"To speak to the auto impound department, please press 1. To speak to a detective about an ongoing investigation, please press 2. To speak to internal affairs, please press 3. To have an officer dispatched to your location, please press 4. To repeat this menu, please press 5."
"I'm sorry. I didn't hear your response."
GPop called from the other room, "Dinner's ready!"
Wednesday, February 4, 2009
I was listening to an old broadcast of This American Life the other day. It was episode #88, Numbers. In one of the acts, the host interviewed some people who created music based on the results of a poll to see what consumers liked.
When the musicians combined the musical elements that were the most popular in the poll, they got a standard pop song with not too much personality. When they combined the elements that were least popular, they ended up with an opera singer rapping about cowboys with accompaniment by tuba, accordion, bagpipe, and an organ. The song also features children singing about holidays, including Labor Day.
Tuesday, February 3, 2009
Mega Corporation One prides itself in its community involvement both as a corporate donor and as a vehicle to exhort employees to volunteer for causes close to them. This year, I opted to mentor a child in a local school during lunch one day each week. We were told that we could Make A Difference, and that it would be Fun.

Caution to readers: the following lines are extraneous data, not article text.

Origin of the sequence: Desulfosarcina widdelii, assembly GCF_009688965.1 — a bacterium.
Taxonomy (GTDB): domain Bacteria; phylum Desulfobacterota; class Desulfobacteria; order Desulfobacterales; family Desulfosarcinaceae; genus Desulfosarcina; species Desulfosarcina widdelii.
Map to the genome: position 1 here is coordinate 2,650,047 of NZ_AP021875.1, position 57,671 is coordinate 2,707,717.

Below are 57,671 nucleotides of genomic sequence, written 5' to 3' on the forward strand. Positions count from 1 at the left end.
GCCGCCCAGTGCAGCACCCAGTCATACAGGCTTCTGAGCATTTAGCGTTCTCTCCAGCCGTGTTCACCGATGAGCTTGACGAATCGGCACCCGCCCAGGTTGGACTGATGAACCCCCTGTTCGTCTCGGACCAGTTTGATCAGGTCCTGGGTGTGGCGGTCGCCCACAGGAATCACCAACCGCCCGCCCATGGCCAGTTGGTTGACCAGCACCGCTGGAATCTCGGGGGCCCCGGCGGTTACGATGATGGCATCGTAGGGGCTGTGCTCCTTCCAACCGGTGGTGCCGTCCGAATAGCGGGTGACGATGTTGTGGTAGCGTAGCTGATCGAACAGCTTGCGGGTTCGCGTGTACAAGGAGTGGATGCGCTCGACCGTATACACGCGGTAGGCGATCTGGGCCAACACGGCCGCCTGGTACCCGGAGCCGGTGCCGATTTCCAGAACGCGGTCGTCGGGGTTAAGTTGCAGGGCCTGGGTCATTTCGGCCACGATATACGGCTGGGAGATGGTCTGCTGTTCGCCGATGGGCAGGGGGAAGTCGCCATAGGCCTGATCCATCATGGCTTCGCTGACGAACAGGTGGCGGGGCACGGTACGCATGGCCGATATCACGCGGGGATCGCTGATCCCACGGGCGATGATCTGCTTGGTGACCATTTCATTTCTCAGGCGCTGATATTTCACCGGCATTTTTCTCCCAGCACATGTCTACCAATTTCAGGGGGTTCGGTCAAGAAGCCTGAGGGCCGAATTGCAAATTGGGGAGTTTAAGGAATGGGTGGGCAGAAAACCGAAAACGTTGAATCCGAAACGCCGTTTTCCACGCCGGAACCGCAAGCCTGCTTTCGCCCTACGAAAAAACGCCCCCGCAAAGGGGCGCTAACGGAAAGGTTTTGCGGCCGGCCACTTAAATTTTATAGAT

My mentee was a bit of a mystery, though. He is a tall, athletic eighth grader. He's a first generation immigrant, so he has a bit of an accent, but that's not a reason to want or need a mentor. He's in the gifted program. His family seems to be stable. The kid even has some money making things going on on the side, like selling magazines or whatever to earn prizes.
Finally, I asked him why he joined the program. He told me, "Because kids in the mentoring program get to go first in the lunch line on mentoring day."
I like this kid.